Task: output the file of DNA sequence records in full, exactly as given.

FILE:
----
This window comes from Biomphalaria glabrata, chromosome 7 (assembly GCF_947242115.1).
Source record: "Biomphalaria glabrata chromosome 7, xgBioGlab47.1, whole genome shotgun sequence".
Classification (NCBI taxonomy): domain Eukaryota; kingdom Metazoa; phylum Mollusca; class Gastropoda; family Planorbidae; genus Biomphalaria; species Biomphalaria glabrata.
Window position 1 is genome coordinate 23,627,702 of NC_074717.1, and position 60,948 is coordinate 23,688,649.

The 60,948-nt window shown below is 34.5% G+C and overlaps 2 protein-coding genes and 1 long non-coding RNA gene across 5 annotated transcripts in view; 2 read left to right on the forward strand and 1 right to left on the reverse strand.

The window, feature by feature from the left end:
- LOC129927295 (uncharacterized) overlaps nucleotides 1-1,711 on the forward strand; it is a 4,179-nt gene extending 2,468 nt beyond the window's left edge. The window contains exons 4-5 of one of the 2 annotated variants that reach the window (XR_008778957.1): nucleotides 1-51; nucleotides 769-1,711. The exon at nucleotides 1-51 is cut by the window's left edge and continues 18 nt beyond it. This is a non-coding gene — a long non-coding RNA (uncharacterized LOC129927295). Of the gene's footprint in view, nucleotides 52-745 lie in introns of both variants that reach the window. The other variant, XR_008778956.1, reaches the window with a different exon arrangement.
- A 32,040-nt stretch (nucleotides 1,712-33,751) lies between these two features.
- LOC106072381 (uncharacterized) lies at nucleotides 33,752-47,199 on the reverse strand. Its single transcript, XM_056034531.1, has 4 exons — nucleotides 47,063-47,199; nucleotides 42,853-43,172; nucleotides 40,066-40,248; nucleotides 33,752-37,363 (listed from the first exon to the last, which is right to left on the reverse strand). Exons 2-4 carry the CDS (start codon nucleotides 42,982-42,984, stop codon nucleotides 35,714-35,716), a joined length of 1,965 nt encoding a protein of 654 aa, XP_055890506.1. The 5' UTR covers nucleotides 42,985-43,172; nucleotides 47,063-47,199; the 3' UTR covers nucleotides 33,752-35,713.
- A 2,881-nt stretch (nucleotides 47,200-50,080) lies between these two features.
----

This window comes from Biomphalaria glabrata, chromosome 7 (assembly GCF_947242115.1).
Source record: "Biomphalaria glabrata chromosome 7, xgBioGlab47.1, whole genome shotgun sequence".
Classification (NCBI taxonomy): domain Eukaryota; kingdom Metazoa; phylum Mollusca; class Gastropoda; family Planorbidae; genus Biomphalaria; species Biomphalaria glabrata.
Window position 1 is genome coordinate 23,627,702 of NC_074717.1, and position 60,948 is coordinate 23,688,649.

The 60,948-nt window shown below is 34.5% G+C and overlaps 2 protein-coding genes and 1 long non-coding RNA gene across 5 annotated transcripts in view; 2 read left to right on the forward strand and 1 right to left on the reverse strand.

The window, feature by feature from the left end:
- LOC129927295 (uncharacterized) overlaps nucleotides 1-1,711 on the forward strand; it is a 4,179-nt gene extending 2,468 nt beyond the window's left edge. The window contains exons 4-5 of one of the 2 annotated variants that reach the window (XR_008778957.1): nucleotides 1-51; nucleotides 769-1,711. The exon at nucleotides 1-51 is cut by the window's left edge and continues 18 nt beyond it. This is a non-coding gene — a long non-coding RNA (uncharacterized LOC129927295). Of the gene's footprint in view, nucleotides 52-745 lie in introns of both variants that reach the window. The other variant, XR_008778956.1, reaches the window with a different exon arrangement.
- A 32,040-nt stretch (nucleotides 1,712-33,751) lies between these two features.
- LOC106072381 (uncharacterized) lies at nucleotides 33,752-47,199 on the reverse strand. Its single transcript, XM_056034531.1, has 4 exons — nucleotides 47,063-47,199; nucleotides 42,853-43,172; nucleotides 40,066-40,248; nucleotides 33,752-37,363 (listed from the first exon to the last, which is right to left on the reverse strand). Exons 2-4 carry the CDS (start codon nucleotides 42,982-42,984, stop codon nucleotides 35,714-35,716), a joined length of 1,965 nt encoding a protein of 654 aa, XP_055890506.1. The 5' UTR covers nucleotides 42,985-43,172; nucleotides 47,063-47,199; the 3' UTR covers nucleotides 33,752-35,713.
- A 2,881-nt stretch (nucleotides 47,200-50,080) lies between these two features.